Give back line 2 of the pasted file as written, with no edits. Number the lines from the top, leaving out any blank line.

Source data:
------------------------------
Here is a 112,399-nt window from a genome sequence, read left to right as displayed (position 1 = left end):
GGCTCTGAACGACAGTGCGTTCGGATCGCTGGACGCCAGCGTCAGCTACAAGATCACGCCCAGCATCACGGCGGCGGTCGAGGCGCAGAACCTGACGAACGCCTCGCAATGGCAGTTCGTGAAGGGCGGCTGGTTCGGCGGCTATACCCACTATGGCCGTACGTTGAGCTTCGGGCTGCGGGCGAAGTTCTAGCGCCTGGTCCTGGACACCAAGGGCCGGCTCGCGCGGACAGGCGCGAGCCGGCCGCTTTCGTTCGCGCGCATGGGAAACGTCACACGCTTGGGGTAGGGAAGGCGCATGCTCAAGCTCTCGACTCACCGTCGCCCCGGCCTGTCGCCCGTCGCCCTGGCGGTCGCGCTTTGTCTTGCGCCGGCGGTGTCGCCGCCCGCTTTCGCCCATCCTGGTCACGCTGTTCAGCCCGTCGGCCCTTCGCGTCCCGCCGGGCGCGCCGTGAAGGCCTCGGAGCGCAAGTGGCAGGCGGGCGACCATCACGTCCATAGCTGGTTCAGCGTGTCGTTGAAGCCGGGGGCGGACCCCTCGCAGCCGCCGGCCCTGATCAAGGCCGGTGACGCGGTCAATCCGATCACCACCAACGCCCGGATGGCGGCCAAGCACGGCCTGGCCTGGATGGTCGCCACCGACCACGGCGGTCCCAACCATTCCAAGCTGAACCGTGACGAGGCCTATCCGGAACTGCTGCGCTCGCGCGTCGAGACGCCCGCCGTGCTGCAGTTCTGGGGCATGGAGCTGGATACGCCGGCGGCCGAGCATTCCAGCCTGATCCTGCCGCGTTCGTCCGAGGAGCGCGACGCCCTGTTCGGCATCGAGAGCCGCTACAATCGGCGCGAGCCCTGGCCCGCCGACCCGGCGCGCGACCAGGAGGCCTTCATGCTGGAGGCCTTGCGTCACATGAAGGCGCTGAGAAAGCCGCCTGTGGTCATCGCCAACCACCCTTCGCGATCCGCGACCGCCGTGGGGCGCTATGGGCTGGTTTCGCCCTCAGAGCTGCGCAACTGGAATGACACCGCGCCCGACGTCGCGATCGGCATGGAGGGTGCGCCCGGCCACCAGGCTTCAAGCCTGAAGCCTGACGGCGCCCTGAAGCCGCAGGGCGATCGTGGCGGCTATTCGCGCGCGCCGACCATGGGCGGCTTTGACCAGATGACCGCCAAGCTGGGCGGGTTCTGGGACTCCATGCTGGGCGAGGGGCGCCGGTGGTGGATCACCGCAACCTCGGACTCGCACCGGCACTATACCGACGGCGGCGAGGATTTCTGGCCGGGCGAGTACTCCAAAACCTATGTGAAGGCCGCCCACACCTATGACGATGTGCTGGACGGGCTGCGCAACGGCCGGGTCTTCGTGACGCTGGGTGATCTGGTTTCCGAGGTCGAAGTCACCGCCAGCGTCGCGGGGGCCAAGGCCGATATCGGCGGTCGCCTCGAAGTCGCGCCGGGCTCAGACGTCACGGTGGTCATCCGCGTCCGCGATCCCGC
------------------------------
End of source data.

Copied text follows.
GGCTCTGAACGACAGTGCGTTCGGATCGCTGGACGCCAGCGTCAGCTACAAGATCACGCCCAGCATCACGGCGGCGGTCGAGGCGCAGAACCTGACGAACGCCTCGCAATGGCAGTTCGTGAAGGGCGGCTGGTTCGGCGGCTATACCCACTATGGCCGTACGTTGAGCTTCGGGCTGCGGGCGAAGTTCTAGCGCCTGGTCCTGGACACCAAGGGCCGGCTCGCGCGGACAGGCGCGAGCCGGCCGCTTTCGTTCGCGCGCATGGGAAACGTCACACGCTTGGGGTAGGGAAGGCGCATGCTCAAGCTCTCGACTCACCGTCGCCCCGGCCTGTCGCCCGTCGCCCTGGCGGTCGCGCTTTGTCTTGCGCCGGCGGTGTCGCCGCCCGCTTTCGCCCATCCTGGTCACGCTGTTCAGCCCGTCGGCCCTTCGCGTCCCGCCGGGCGCGCCGTGAAGGCCTCGGAGCGCAAGTGGCAGGCGGGCGACCATCACGTCCATAGCTGGTTCAGCGTGTCGTTGAAGCCGGGGGCGGACCCCTCGCAGCCGCCGGCCCTGATCAAGGCCGGTGACGCGGTCAATCCGATCACCACCAACGCCCGGATGGCGGCCAAGCACGGCCTGGCCTGGATGGTCGCCACCGACCACGGCGGTCCCAACCATTCCAAGCTGAACCGTGACGAGGCCTATCCGGAACTGCTGCGCTCGCGCGTCGAGACGCCCGCCGTGCTGCAGTTCTGGGGCATGGAGCTGGATACGCCGGCGGCCGAGCATTCCAGCCTGATCCTGCCGCGTTCGTCCGAGGAGCGCGACGCCCTGTTCGGCATCGAGAGCCGCTACAATCGGCGCGAGCCCTGGCCCGCCGACCCGGCGCGCGACCAGGAGGCCTTCATGCTGGAGGCCTTGCGTCACATGAAGGCGCTGAGAAAGCCGCCTGTGGTCATCGCCAACCACCCTTCGCGATCCGCGACCGCCGTGGGGCGCTATGGGCTGGTTTCGCCCTCAGAGCTGCGCAACTGGAATGACACCGCGCCCGACGTCGCGATCGGCATGGAGGGTGCGCCCGGCCACCAGGCTTCAAGCCTGAAGCCTGACGGCGCCCTGAAGCCGCAGGGCGATCGTGGCGGCTATTCGCGCGCGCCGACCATGGGCGGCTTTGACCAGATGACCGCCAAGCTGGGCGGGTTCTGGGACTCCATGCTGGGCGAGGGGCGCCGGTGGTGGATCACCGCAACCTCGGACTCGCACCGGCACTATACCGACGGCGGCGAGGATTTCTGGCCGGGCGAGTACTCCAAAACCTATGTGAAGGCCGCCCACACCTATGACGATGTGCTGGACGGGCTGCGCAACGGCCGGGTCTTCGTGACGCTGGGTGATCTGGTTTCCGAGGTCGAAGTCACCGCCAGCGTCGCGGGGGCCAAGGCCGATATCGGCGGTCGCCTCGAAGTCGCGCCGGGCTCAGACGTCACGGTGGTCATCCGCGTCCGCGATCCCGC